Free-range childhood

Free-range childhood

1. Did you know parents didn’t worry about you then?  We were never told to be home from school at a certain time.  We would meander a different way home from school all the time.  We knew every way. And we went outside to play.  We knew to be home for supper, we better be there for suppertime.

2. We did the same thing.  I lived on a farm and we just played.  We went out in the woods, we walked for miles, we’d go through the brush and down the gullies and in the ditches and climb over the rocks.  There were rattlesnakes and there were all kinds of stuff, and they didn’t worry about us.

We were told not to go to the creek.

We went to the river, swimming, you know. But they didn’t care.  They weren’t watchful over us all the time.  We were just free to do stuff.

There was snakes in the creek, so we were supposed to stay away from there.

1. Our snakes were rattlesnakes.

2. So were ours! Rattlesnakes and water moccasins.

1. We had a certain time we were supposed to be back, you know.  I remember when we were younger, we had boundaries of how far we could go.  I was 10 years old and I walked uptown here, and it was the night they had the riots back in the ‘60s.  Well it would have been 1971, they had the riots uptown.  You know, they were just peace-loving hippies smashing windows out and stuff.  They weren’t going to hurt a little kid like me.  I’m walking around, just walking through it all, it wasn’t any big deal.  Riots that go on today would probably be completely different.  I got home and something was mentioned about the riots uptown and I told my mom “Yeah, I was up there, I’ve seen it!” My parents totally freaked out.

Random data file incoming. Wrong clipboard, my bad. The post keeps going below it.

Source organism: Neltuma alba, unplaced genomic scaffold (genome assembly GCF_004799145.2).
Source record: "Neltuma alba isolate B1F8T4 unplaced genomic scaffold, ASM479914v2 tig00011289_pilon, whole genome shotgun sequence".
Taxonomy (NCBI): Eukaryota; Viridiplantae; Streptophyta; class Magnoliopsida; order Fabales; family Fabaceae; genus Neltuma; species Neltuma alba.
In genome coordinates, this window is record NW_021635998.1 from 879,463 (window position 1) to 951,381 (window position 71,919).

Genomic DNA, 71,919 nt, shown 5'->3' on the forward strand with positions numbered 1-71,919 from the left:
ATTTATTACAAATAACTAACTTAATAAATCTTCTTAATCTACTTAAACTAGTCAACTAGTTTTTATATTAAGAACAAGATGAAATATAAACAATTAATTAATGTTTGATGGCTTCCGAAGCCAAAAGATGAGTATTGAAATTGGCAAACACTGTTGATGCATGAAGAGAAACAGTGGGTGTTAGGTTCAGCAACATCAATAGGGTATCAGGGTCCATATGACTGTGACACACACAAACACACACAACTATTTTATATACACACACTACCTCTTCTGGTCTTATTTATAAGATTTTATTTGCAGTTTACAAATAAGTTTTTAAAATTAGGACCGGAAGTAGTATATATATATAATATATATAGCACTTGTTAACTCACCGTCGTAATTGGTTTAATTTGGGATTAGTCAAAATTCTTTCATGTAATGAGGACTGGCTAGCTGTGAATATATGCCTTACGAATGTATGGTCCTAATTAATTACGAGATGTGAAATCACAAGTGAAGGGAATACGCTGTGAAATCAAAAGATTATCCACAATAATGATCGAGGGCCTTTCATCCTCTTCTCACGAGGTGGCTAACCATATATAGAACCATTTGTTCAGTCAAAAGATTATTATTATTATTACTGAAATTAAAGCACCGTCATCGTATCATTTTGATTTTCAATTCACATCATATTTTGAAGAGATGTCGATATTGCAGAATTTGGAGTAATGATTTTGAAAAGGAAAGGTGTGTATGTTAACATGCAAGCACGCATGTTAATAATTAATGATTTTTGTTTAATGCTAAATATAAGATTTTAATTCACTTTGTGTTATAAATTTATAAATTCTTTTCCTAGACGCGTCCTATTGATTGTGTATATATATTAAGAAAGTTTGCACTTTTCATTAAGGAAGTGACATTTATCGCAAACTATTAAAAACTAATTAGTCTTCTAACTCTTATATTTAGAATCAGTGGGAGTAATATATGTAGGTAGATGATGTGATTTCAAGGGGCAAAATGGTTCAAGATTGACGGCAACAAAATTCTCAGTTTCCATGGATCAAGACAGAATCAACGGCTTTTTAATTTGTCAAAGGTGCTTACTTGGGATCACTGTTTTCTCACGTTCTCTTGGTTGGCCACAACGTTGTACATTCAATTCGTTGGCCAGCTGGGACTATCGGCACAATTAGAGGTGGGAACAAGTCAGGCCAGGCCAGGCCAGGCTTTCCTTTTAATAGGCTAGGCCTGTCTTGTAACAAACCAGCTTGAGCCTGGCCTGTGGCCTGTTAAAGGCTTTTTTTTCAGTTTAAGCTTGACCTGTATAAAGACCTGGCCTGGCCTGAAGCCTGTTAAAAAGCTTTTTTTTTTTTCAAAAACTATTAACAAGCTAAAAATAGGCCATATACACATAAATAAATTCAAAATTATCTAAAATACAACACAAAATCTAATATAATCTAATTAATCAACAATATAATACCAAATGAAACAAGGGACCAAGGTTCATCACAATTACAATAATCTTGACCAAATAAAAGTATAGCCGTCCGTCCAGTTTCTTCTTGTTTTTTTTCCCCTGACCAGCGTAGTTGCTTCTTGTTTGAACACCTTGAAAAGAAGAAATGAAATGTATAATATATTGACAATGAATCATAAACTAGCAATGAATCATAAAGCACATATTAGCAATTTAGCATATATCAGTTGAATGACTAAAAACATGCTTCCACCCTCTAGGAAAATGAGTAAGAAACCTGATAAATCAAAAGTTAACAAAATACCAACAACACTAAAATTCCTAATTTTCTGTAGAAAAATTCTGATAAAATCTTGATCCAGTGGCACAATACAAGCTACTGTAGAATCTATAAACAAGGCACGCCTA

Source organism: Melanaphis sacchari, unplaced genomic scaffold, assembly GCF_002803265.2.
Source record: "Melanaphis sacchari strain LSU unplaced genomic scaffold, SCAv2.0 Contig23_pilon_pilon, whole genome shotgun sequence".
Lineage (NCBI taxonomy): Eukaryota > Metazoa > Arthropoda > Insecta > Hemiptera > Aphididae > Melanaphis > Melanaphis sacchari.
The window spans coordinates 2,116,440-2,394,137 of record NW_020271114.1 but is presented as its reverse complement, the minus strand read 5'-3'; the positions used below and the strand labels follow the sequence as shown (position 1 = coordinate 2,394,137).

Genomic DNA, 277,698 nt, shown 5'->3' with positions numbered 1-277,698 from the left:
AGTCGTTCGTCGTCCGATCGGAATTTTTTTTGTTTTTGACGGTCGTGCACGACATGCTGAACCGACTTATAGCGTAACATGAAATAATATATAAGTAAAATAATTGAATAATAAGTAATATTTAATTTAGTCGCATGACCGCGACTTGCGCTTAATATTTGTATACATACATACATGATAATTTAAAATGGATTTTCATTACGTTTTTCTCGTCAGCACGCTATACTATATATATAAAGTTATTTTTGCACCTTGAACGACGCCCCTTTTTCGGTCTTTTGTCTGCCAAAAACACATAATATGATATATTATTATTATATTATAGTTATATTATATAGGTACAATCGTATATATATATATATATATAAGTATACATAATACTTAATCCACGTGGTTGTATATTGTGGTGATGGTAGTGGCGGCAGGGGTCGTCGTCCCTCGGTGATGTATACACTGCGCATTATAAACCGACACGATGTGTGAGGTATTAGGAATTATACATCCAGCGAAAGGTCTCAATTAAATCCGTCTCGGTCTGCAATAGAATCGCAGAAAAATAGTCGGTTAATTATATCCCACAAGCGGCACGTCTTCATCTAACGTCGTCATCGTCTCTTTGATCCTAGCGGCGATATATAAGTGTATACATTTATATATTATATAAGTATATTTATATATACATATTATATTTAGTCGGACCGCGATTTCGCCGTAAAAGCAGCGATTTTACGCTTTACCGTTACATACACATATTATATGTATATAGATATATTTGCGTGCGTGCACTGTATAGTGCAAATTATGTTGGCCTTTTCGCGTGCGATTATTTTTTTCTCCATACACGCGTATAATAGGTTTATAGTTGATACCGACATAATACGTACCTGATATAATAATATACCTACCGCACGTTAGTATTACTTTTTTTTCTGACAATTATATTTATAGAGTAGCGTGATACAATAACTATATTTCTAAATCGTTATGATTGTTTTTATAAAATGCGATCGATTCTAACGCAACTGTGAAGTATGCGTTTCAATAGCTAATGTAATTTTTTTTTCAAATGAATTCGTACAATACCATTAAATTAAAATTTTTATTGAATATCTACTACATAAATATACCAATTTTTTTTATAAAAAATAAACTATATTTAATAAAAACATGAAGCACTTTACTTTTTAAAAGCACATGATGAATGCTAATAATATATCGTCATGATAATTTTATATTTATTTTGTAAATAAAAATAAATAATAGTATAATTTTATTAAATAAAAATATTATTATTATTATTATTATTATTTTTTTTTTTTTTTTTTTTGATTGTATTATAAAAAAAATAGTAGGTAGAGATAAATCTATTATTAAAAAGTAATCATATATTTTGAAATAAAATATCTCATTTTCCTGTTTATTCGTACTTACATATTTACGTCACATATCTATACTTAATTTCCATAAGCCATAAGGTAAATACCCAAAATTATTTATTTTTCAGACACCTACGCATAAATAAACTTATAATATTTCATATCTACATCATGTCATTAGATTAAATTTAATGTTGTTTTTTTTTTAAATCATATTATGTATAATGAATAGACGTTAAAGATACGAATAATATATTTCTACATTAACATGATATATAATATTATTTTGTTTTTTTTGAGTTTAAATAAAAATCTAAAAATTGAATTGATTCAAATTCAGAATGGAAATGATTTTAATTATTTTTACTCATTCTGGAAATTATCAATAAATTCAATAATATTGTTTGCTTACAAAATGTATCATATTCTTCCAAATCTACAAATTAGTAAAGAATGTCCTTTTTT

2. I wasn’t in the riots but I was here in college at that time.

[Was that the year they closed it down?]


There were the shootings in Ohio in ’71 and they closed down.  They left early.  We didn’t have to have grades, we didn’t have to have finals.  They just let us go.

For our younger members here, this was anti-Vietnam War.

So I was in college when you were 10 years old.

[I’m just sort of chuckling because you talked about a pretty, maybe, unsettling time for most as sort of happy and funny for you. Just like from a child’s viewpoint walking through that.]

3. We were living in Virginia when they said they would have to serve the negroes.  A mall had just opened up across from where we lived and they said, “Well, we’ll serve them, but no one said it had to be cooked.”

[Oh, that’s awful.]

That was the times.

[It’s the letter of the law, not the spirit, right?]

That was the south.

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